I would make a call ASAP and tell them that, in researching, you have concluded that you don't have the proper training or licensing to do a tie in. if they want it bad enough, they can hire a proper licensed electrician. That should be fine to any producer with a brain and will not make you look bad.


Thanks for that! Meeting this week I am pretty sure, should not be an issue really. Besides once I mention the risk of fireball nobody will want to OK that:)
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#18 Jess Haas

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Posted 24 March 2008 - 03:30 AM

A guy here in town had a fireball ignite from (presumably) dust particles settling on the hot as he was tieing in. This is someone who is a licensed electrician, and who does many many tieins. He lost his vision for (luckily only) 20 hours or so. Doesnt seem worth the risk to me.

Dust particles settling on the hot isn't going to do this unless there is a thick enough cloud of conductive dust particles to allow the hot to arc with the ground or neutral. Not bloody likely. A more reasonable explanation would be that the said electrician accidentally shorted a hot to ground causing a large spark that would melt metal and do other fun things that could include igniting flammable dust or vapors. Most likely just the spark by itself was enough of a "Fireball" that by the time the story got to us it required some other explanation for the exaggerated amount of flame.

I once accidentally shorted a hot to ground in a box. Do enough tie-ins hot in questionable boxes and it will happen to you too. I fortunately didn't loose my vision or any of those other things you hear circulate in the various film set horror stories. There was a big fu**ing spark, a bang, and it melted a good deal of metal. If there is a main breaker it will trip, unfortunately I have seen far too many boxes with no main breaker that were obviously no where near being up to code. The fact that anyone allowed them hook up to the utility in the first place often astonishes me. Moral of the story is that if a box is questionable walk away. In this particular case the box was horribly designed with very little room between the hots and grounded metal and the bus bars were basically wired directly to the transformer. It was definitely questionable but often on set we fail to use our best judgment in an attempt to get things done. This is why you shouldn't be messing around with electricity when there is any question whatsoever as to the safety of the situation. I learned a lot from that experience and treat tie-ins with a lot more respect than I did before. I knew what I was doing, but that alone isn't enough to keep poop from happening.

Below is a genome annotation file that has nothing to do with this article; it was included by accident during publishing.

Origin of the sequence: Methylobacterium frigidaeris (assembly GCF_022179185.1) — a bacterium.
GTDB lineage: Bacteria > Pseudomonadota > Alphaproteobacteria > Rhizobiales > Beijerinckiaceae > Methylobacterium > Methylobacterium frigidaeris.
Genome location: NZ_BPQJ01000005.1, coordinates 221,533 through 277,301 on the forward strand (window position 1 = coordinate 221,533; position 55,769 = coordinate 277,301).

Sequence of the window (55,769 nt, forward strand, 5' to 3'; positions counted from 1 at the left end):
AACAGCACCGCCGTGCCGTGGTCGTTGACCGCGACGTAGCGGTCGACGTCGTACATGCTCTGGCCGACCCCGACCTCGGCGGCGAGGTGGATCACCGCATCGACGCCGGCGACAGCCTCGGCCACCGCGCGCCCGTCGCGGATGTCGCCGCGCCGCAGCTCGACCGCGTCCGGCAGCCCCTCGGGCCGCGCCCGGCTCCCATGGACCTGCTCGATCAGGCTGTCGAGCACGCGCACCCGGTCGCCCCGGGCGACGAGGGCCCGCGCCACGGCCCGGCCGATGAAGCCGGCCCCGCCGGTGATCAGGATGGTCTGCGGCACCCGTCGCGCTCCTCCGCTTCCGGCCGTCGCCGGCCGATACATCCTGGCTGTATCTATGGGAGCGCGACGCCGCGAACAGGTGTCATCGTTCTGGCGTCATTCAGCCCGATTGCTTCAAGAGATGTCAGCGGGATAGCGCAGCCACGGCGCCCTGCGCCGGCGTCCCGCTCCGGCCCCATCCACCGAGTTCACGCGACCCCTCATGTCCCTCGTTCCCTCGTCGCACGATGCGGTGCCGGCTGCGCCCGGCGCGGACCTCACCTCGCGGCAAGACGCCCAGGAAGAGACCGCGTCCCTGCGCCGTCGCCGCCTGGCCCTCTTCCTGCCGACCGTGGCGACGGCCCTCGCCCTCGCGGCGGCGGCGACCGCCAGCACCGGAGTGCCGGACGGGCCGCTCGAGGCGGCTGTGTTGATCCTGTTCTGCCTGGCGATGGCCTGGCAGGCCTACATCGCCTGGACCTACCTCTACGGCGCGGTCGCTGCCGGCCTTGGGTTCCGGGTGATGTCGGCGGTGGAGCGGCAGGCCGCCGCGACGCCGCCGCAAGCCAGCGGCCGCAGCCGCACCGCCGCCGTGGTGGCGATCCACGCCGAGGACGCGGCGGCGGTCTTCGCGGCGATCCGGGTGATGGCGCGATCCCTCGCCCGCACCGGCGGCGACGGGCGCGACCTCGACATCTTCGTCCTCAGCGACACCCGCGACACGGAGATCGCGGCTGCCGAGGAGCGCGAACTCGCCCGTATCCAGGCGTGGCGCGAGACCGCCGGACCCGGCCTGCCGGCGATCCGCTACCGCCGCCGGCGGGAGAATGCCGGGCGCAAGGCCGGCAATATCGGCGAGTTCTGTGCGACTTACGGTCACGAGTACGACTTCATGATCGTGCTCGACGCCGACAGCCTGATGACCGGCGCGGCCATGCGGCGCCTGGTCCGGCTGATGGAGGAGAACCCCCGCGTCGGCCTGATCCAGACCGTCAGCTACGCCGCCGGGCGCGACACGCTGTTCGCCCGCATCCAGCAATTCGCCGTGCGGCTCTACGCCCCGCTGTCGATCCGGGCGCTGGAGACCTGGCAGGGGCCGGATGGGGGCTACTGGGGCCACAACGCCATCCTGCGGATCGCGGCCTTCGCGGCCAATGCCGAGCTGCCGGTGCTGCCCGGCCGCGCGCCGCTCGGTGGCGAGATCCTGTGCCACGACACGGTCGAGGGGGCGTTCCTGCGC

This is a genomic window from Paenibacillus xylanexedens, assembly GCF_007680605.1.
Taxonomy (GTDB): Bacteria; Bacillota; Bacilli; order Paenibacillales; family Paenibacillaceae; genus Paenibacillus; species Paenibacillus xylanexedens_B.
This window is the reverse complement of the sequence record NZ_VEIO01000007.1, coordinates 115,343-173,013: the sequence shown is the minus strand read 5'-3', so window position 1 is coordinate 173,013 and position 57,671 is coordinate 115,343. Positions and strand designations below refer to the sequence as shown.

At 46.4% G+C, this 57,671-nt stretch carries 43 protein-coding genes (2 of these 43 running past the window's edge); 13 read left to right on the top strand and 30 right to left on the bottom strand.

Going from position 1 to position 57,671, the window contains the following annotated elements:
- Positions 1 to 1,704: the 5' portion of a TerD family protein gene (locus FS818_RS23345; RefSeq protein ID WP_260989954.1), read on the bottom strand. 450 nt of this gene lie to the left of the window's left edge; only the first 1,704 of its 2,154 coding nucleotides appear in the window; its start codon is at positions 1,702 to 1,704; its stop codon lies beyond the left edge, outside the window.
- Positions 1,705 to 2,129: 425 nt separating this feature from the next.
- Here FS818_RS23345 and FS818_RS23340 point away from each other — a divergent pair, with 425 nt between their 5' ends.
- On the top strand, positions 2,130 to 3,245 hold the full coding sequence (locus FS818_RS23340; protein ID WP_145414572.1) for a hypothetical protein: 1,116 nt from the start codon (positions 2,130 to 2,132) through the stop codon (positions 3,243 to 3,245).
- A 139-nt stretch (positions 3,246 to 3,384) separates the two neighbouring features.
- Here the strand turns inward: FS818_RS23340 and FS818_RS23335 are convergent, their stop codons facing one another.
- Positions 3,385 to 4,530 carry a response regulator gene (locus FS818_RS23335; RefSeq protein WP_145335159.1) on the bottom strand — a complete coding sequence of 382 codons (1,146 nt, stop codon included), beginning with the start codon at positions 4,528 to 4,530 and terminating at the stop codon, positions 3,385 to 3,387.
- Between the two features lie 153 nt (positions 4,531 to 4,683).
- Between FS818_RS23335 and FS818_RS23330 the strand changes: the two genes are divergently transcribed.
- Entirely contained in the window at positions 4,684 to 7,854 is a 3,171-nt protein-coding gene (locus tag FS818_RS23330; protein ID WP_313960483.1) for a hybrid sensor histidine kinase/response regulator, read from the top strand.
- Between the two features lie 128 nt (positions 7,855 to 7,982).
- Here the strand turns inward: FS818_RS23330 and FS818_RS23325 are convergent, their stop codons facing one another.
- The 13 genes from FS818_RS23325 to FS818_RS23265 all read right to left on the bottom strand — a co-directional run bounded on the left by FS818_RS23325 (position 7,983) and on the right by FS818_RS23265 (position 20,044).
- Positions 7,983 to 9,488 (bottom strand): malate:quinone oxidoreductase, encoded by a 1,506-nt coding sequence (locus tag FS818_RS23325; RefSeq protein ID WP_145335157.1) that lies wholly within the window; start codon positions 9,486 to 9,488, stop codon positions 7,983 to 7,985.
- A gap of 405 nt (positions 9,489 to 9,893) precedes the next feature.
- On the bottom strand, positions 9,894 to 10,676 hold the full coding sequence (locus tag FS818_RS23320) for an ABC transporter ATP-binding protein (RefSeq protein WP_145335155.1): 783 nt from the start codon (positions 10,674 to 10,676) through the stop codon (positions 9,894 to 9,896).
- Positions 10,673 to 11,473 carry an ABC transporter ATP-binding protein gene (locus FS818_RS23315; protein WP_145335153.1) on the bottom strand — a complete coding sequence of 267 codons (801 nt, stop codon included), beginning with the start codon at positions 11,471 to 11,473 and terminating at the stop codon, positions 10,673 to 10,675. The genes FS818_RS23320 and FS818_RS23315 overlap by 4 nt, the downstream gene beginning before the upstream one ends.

Even when you think a box is safe if you know what you are doing you should be taking proper safety measures and using the right tools. Things like safety glasses, insulated screwdrivers and a voltage tick are handy. Things like tricos are illegal and are rarely used in a safe fashion and as such should be avoided. Doing a tie-in because the production doesn't want to rent a generator is a bad idea. Doing tie-ins hot is a bad idea. Doing tie-ins when you don't know what you are doing even if you think you know what you are doing is a bad idea. Tie-ins in general are usually a bad idea. There are times when they are the right tool for the job, but those times are few and far between.

~Jess
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#19 Walter Graff

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Posted 24 March 2008 - 07:45 AM

Okay all you backyard scientists. Thanks for yet more supposition. Consider that in what has become the topic, this imaginary fireball scenario, such an explosion is just that, an explosion. Not only would you be blinded but burnt, including the possibility of your lungs, hair, clothing, etc. Please spare this thread with anymore ridiculous talk about some sort of particle explosion with tie ins. It does not happen. Particles do NOT settle on a hot lead, then explode. THis story is utter fantasy!!! Have any of you done an actual tie in? I spent a career doing such. Rule number one that any idiot would know, no tie-in is done under load. Rather you secure your pigtails with sash to the box. They are not connected to anything at this point. You attach your connections. No load and there is no spark. End of story. Please whoever started this tread, know that tie ins are dangerous if you don't know what you are doing. You don't. Don't do it. You can kill yourself, and hurt others in the process. Have a licensed electrician do anything that involves opening an electrical box.
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#20 Kevin Zanit

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Posted 24 March 2008 - 12:23 PM

Its not backyard science, its me talking from spending time working in pyrotechnics, and we regularly used fine particle clouds to create a fireball, none of these are really explosions, the burning is pretty slow, not rapid or confined.

But, as I said in the previous post, the scenario is ridiculous, the only conditions this fire could have happened in would be a large spark created from doing the tie-in wrong.